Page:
Perhaps we ought to take on a similar attitude in the Philippine context, where a macho-feudal leadership has enabled a crisis in care and exacerbated the violence experienced by women, the agricultural sector, and the indigenous peoples protecting our natural environment. Perhaps in our efforts to meaningfully represent those struggles on stage and on screen, we would do well to exercise the same apathy to definitions and disciplines as Can I Live? did. To put it in a more imperative tone, relinquish the urge to concern ourselves with the boundaries between film, theatre, and digital arts; allow the pursuit of passion to take on whatever form deems fit, and welcome our mothers to interrupt and remind us of the things we may not be seeing.


I believe this humility and sensitivity is why the artistic team of Can I Live? managed to coherently interweave rap, spoken word, science lecture, and theatre, extended powerfully by self-presentation--an awareness of performance and the conceit of it. By this, I refer to moments the show would shift from realistic depictions of life (e.g. house-bound Balogun reflecting on his displacement, roundtable conversations between an impassioned Balogun and his less concerned friends) to the signals that point out that the audiences are merely watching a show (e.g. the line “I’m actually not at home, I’m at a studio,” the presence of PAR light stands on screen, the phone calls that interrupt the show, etc.) From the beginning, Can I Live? signaled its commitment to metatextual discourse, inviting its audiences to constantly re-situate themselves, an exercise also necessitated by interwovenness of social justice issues like racism, classism, and ableism in the first place. This is where I invoke my appreciation for the show not just as the daughter of my father or of the Earth, but as a theatre practitioner in community development work.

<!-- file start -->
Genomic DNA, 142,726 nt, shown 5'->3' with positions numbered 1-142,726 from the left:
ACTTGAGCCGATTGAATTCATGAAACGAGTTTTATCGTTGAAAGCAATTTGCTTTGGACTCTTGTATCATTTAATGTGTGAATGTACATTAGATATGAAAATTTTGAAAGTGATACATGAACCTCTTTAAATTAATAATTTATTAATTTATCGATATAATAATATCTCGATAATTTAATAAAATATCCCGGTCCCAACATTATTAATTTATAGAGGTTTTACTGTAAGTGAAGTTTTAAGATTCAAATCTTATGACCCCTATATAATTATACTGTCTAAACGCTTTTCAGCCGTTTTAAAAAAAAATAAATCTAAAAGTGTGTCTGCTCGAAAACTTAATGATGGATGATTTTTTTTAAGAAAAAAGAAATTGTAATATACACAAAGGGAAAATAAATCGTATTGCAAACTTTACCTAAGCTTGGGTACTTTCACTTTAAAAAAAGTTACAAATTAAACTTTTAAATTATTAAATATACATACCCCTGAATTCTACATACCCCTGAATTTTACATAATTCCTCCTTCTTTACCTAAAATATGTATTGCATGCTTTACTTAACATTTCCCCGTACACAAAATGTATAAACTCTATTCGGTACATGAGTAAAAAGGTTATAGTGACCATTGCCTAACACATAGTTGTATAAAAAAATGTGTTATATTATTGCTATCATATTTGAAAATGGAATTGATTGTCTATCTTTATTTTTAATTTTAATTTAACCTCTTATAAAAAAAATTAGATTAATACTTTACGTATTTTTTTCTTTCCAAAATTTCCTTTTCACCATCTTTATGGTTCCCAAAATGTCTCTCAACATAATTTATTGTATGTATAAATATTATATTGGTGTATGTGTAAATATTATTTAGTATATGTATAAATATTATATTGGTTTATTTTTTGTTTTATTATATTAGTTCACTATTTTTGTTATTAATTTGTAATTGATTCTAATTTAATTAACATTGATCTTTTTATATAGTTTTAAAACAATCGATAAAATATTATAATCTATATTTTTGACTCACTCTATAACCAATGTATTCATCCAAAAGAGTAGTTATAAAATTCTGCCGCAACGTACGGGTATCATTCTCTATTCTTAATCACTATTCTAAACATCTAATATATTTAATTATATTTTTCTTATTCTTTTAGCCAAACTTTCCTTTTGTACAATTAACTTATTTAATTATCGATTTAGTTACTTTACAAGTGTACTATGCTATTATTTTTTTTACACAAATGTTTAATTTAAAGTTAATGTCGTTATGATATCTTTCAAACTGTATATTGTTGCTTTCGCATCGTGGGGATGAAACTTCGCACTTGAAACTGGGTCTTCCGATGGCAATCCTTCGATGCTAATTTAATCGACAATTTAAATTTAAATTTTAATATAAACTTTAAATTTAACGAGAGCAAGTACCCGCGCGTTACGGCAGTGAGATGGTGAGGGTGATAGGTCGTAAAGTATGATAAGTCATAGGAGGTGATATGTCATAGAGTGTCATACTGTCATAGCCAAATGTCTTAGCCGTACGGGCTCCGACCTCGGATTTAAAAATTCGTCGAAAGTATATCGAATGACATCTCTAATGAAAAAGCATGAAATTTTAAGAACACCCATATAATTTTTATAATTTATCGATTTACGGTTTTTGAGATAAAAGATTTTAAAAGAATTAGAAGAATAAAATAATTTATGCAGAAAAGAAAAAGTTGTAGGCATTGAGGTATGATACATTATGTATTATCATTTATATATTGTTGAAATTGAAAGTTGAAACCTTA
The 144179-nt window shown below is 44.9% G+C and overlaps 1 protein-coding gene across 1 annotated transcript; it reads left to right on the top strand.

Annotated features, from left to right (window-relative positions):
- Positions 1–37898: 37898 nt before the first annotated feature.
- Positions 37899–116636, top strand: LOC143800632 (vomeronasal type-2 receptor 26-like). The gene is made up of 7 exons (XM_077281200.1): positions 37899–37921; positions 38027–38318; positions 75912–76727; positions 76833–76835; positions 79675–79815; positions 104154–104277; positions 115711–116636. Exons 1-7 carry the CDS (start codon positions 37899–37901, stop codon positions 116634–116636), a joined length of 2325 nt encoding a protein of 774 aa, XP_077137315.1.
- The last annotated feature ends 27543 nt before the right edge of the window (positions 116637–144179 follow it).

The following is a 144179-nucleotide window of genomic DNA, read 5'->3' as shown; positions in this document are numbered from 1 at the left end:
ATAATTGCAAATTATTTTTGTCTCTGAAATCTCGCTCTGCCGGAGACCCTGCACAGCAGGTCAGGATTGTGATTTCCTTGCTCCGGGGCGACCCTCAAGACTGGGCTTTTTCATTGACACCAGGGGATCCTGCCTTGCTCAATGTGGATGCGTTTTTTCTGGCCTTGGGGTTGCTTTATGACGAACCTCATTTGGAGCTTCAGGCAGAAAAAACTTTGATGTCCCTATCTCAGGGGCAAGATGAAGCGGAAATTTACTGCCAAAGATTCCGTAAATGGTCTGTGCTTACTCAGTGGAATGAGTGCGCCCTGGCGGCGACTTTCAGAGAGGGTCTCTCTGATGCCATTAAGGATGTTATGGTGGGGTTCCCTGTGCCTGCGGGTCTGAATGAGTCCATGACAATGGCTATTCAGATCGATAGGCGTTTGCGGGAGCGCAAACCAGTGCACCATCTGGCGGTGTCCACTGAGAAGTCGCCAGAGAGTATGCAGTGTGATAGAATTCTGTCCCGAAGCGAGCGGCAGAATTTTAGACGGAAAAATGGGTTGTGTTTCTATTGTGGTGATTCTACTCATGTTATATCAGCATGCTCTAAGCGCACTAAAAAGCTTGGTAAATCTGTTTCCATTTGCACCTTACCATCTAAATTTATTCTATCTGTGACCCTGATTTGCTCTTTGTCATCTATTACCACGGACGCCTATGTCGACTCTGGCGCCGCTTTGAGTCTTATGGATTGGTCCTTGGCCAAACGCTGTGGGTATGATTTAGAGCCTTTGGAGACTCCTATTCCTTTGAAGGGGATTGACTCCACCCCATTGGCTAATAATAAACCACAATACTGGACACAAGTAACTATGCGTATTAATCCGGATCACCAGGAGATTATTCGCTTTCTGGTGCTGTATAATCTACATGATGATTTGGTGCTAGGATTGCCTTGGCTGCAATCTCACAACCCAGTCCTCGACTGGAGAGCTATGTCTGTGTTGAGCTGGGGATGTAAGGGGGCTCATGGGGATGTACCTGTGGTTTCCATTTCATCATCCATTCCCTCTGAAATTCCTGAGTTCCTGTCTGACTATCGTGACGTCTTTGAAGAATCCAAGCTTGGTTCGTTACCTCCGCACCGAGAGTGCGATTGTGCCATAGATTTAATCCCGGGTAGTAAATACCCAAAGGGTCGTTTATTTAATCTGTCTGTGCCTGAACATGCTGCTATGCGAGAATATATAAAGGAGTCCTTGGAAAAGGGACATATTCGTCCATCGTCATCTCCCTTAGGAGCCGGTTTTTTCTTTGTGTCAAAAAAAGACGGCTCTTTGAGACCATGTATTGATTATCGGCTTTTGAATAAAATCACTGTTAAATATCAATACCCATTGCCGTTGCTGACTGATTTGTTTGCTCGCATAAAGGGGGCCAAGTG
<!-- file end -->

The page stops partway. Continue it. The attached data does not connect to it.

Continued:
In writing this, I’m reminded of a quote from Malgorzata Sugier’s definition of postdramatic theatre, which enriches my reflection on this particular work and the challenges it poses:

[T]exts written for the theatre [are] no longer understood as a reflection upon theatre as a domain of artistic activity or as an extensive metaphor of human life, but rather as a means of inducing the audience to watch themselves as subjects which perceive, acquire knowledge, and partly create the objects of their cognition.